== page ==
Playwright has limited compatibility with the Android Chrome browser and offers support for various other mobile browsers.


Parallelism is seamlessly integrated into Playwright, allowing each test file to execute in a dedicated worker thread. You have the flexibility to limit the number of workers in Playwright and specify the desired order in which tests should run.


Playwright provides useful hooks, including BeforeAll, AfterAll, BeforeEach, and AfterEach hooks. These hooks are readily available to streamline the execution of specific functions before running a test suite or after each scenario.

Playwright Demo

Now it’s time to take this Playwright tutorial to another level and check the demo! Watch it here:

How to Convince Your Manager?

If you like this Playwright tutorial, then you must also want some tips on how to convince your manager to use Playwright for your projects. So here are some tips –

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Start with a Sample:

Begin by demonstrating the Playwright’s ease of setup and initiation, as exemplified in the earlier presentation.

Highlight Unified API and UI Testing 

Emphasize the advantage of performing both API and UI testing within a single library. Unlike Selenium, which often requires the use of additional libraries like REST Assured for API testing, Playwright streamlines the process.

Consider Project Type:

Depending on your project type, tailor your approach. For Greenfield projects, advocate for starting with Playwright from the outset. In the case of Brownfield projects where existing systems are in place, suggest introducing Playwright for new modules. Playwright’s Java support allows for seamless integration into existing repositories.

Leverage Microsoft’s Backing

Playwright benefits from substantial support due to its association with Microsoft. The extensive resources, including blogs and YouTube Playwright tutorials, provide valuable assistance and insights.

Provide Real-World Examples

Share success stories from other companies that have already embraced Playwright. Our Discord community is a valuable resource, where you can gather practical examples from fellow Playwright users.

Extensive Documentation

Highlight the comprehensive documentation available for Playwright, making it easy for your team to get started and troubleshoot. Additionally, Stack Overflow provides a robust support network for both Playwright and TypeScript.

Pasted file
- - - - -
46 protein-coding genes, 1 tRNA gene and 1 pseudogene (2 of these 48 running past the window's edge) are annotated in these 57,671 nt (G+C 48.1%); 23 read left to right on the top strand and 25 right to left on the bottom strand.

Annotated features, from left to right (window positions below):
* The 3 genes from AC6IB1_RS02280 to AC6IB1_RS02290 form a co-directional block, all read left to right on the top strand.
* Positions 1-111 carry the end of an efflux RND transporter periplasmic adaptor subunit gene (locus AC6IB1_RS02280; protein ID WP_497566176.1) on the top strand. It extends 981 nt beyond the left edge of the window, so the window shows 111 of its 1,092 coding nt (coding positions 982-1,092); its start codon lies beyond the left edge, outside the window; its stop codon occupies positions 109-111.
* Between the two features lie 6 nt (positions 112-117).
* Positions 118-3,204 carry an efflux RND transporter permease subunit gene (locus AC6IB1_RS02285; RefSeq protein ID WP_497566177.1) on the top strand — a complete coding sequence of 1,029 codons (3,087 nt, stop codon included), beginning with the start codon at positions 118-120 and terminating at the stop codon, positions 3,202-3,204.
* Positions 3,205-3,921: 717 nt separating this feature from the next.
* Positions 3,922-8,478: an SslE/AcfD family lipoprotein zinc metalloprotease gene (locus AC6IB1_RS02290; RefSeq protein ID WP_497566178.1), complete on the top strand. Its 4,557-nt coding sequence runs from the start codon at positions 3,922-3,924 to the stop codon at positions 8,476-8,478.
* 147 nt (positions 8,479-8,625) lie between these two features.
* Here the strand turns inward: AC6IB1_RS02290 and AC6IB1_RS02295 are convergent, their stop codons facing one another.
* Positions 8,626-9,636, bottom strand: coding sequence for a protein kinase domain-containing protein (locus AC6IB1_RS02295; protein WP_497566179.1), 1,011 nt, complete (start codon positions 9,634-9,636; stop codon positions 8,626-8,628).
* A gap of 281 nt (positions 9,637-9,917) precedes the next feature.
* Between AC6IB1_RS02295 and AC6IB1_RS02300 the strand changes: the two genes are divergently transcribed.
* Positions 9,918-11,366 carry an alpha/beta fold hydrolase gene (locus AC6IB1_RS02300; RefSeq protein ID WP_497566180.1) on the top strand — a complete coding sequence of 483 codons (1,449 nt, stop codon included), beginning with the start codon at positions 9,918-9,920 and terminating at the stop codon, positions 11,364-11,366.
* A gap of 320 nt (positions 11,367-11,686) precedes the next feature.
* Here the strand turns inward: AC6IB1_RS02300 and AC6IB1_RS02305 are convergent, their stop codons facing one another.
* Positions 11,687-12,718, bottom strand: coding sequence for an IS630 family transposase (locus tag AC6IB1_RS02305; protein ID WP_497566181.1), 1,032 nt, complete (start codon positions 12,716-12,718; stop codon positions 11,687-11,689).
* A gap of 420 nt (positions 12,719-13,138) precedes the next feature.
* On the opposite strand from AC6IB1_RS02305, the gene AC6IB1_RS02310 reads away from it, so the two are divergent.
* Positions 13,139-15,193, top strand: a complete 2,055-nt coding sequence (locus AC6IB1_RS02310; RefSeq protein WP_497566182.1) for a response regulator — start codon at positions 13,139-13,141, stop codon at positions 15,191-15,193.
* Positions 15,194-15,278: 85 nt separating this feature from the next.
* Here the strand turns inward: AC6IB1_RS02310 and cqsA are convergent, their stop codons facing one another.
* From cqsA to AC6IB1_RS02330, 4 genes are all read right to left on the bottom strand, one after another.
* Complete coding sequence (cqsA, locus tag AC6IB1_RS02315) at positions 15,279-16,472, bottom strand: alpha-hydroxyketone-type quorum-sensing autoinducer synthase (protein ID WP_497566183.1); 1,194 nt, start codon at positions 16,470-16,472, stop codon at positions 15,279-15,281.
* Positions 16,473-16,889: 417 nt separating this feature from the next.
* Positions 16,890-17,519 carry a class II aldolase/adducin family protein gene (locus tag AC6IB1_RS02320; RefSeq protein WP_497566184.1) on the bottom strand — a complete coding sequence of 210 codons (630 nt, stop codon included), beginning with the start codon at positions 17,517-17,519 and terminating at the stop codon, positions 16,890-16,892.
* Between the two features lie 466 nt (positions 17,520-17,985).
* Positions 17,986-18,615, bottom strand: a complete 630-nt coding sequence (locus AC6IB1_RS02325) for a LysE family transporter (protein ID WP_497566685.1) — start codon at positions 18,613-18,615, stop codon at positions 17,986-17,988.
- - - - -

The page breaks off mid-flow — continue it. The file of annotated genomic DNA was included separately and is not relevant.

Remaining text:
Wide Language Support

Remind your manager that Playwright supports multiple key programming languages, enhancing its versatility and compatibility with your team’s preferences.

Where to Start

Thrive EdSchool


  • Start here for docs and code examples

Youtube Resources

  • LetCode with Koushik
  • Cucumber and Playwright with Tally Barak
  • Automate Together

Playwright Cheat sheet 

Other resources

  • Cucumber reading resource Lan Routledge


1. Does Playwright support Windows applications, or is it only for the web and APIs?

Playwright is primarily designed for web and API testing. It does not support Windows applications.

2. What programming language should we learn to work with Playwright, Java, or JavaScript?

Playwright provides support for multiple languages, including TypeScript, JavaScript, and Java. However, it is recommended to learn TypeScript and use it with Playwright. TypeScript offers extensive resources and support for Playwright, and it is relatively easy to learn. If you already know JavaScript, you can take a quick refresher course in TypeScript and then dive into using Playwright.

3. What is a “vanilla” test suite?

The context of “vanilla” in this Playwright tutorial refers to the default or out-of-the-box test suite that comes with your automation tools or is generated when using scaffold projects. It represents the basic and uncustomized configuration or setup of your testing environment.